Follow the Journey
"Temasek" (Singapore River) - An Important and Busy Port
Due to its prime position along trade routes through South East Asia, Singapore (or Temasek, as it was previously known) was a long-time centre for trade and commerce. The lower reaches of the Singapore River served as a river-port and gateway economy for the international trade of precious cargo such as ceramics, lacquer wood, spices and more. By the early 17th century however, regional contestations for dominance of the Straits as well as its trade revenues had repeatedly destroyed Singapore’s main port and settlement, causing it to lose its importance.
Coleman Bridge built
Coleman Bridge was the second bridge built over the Singapore River. Alternatively known as New Bridge, it was designed by and named after George Drumgoole Coleman, an Irish civil architect who played an instrumental role in building early Singapore. Coleman Bridge has seen several iterations since its first brick version, including a timbre version (a.k.a. Canning Bridge, 1862 to 1883), an iron rendition (1886 to 1986)— considered one of the most attractive in Singapore—and its present-day reinforced concrete form which retains many of its predecessors' decorative features.
Merlion unveiled at the mouth of
In 1969, Singapore’s post-independence Prime Minister, Lee Kuan Yew, called for the clean-up of the polluted Singapore River as part of the nation’s urban redevelopment plan. It was a massive and challenging decade long undertaking, and heralding the new age was Singapore’s now-iconic mascot - the Merlion.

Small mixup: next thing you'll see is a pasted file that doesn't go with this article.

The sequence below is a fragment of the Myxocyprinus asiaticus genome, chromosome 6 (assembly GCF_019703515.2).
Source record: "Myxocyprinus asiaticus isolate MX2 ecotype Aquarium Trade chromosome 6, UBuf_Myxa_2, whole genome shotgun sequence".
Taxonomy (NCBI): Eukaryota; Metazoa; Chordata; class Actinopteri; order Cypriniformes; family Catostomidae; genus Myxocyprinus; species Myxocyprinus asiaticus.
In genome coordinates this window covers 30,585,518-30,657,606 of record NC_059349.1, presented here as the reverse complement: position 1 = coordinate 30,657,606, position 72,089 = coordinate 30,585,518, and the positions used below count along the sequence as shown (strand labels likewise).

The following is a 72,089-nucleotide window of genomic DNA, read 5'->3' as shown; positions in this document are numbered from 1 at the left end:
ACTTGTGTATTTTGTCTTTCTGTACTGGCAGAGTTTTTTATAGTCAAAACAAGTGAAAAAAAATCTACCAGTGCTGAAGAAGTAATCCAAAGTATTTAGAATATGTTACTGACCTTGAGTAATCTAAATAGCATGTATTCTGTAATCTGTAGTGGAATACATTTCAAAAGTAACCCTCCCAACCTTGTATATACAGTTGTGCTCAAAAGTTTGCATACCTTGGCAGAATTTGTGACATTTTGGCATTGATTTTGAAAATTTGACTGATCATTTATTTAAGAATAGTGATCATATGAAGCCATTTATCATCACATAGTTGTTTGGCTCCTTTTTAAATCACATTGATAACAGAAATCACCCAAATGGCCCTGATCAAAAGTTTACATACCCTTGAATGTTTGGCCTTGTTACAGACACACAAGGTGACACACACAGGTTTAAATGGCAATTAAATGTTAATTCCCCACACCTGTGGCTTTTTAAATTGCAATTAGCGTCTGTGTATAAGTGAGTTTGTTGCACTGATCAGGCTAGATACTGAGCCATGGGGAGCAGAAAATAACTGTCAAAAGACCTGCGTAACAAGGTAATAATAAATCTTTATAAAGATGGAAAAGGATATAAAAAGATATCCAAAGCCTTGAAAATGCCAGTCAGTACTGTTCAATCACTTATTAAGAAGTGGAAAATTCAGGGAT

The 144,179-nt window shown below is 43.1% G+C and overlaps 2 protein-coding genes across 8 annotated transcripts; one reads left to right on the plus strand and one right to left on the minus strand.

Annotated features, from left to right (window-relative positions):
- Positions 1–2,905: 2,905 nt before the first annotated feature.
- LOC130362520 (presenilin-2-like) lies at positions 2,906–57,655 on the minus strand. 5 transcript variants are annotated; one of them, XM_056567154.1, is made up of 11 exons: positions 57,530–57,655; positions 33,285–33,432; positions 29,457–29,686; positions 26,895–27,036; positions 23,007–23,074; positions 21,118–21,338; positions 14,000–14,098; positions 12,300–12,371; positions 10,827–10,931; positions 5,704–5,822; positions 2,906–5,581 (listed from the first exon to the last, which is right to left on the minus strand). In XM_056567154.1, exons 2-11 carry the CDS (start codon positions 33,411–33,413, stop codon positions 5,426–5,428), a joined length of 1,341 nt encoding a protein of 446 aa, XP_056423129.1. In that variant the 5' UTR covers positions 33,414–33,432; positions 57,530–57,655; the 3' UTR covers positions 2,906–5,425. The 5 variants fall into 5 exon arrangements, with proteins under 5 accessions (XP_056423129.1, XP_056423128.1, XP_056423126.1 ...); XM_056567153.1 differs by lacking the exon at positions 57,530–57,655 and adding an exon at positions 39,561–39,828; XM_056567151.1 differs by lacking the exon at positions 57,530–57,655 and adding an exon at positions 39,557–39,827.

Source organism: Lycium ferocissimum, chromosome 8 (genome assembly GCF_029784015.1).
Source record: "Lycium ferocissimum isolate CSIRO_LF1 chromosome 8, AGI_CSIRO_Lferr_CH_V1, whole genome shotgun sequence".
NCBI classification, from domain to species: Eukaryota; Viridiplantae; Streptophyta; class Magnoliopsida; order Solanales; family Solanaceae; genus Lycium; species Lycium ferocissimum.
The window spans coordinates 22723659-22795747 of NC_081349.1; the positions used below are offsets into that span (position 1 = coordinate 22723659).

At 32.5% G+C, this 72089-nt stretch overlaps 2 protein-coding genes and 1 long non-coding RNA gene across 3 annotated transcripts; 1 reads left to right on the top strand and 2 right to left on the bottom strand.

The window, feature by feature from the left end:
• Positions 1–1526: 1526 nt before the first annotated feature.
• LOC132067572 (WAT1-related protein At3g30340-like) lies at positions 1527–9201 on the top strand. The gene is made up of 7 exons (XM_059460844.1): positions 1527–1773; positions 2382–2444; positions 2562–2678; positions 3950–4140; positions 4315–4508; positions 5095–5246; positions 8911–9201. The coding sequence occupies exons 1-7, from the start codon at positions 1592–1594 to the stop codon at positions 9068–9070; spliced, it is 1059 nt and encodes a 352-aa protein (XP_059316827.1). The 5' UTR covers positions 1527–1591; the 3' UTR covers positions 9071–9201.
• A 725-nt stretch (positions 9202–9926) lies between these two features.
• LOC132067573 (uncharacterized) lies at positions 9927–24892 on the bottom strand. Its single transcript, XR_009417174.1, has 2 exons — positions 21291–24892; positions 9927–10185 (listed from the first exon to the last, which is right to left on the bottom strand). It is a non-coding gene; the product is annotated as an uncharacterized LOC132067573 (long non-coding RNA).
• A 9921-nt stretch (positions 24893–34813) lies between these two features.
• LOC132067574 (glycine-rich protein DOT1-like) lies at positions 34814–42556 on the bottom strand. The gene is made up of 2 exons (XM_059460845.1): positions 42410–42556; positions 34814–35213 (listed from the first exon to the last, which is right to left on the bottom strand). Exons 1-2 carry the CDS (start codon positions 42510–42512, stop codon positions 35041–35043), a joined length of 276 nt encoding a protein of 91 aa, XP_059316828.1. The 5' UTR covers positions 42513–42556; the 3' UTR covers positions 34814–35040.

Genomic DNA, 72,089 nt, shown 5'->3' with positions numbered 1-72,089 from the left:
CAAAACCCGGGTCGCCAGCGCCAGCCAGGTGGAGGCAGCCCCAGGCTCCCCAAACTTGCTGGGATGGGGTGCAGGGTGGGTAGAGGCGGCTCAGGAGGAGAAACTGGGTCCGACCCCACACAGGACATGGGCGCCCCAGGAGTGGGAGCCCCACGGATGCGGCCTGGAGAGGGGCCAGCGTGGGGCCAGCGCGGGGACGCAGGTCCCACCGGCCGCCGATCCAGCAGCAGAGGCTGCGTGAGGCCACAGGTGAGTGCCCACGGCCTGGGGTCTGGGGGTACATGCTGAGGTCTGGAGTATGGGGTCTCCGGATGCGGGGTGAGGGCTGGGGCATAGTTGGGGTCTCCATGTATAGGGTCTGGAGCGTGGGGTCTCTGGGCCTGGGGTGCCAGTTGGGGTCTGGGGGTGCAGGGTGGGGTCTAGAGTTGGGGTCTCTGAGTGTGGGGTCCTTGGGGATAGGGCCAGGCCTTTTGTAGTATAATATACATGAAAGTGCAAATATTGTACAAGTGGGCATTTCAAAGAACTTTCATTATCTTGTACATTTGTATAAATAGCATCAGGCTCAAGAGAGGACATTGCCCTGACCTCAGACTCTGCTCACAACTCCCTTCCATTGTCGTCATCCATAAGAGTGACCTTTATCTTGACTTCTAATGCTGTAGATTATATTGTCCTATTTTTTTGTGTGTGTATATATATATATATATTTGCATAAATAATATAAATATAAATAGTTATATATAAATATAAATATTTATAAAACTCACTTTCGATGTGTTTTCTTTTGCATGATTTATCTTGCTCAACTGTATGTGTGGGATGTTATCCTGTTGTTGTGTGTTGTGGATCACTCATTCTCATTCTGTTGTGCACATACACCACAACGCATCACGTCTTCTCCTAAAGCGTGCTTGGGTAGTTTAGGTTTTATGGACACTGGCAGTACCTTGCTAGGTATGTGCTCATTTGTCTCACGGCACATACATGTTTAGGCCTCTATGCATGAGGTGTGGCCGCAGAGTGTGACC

First unveiled at the mouth of the river in 1972, the statue was a symbol designed by Alec Fraser-Bruner, a member of the Singapore Tourism Board, and sculpted from concrete fondue, ceramic plates and small red teacups by the late Singaporean artist, Lim Nang Seng.
Officially opened in 2008, the giant observational wheel stands at 165 metres and was the world’s tallest Ferris wheel until 2014. Featuring 28 air-conditioned capsules designed to accommodate 28 passengers each, the wheel is in constant rotation with a round trip lasting approximately 32 minutes.
Showcasing 360-degree panoramic views of the Singapore skyline and neighbouring countries, the rotational direction of the wheel was notably reversed late into construction, at a six-figure sum cost, following advice from geomancers.
ArtScience Museum of Singapore
The world’s first ArtScience museum was designed by Israeli-Canadian architect, Moshe Safdie. Created to explore the space where art, science, culture and technology come together, it hosts international exhibits from renowned museums and galleries world-wide.
The building is reminiscent of an abstract lotus flower, featuring a round, cylindrical base with 10 ‘finger’ protrusions, with skylights at their tips to naturally illuminate the curved interiors. Rainwater is channeled down the centre of its bowl-shaped roof into a reflecting pond at its lowest level, and recycled in the building’s restrooms.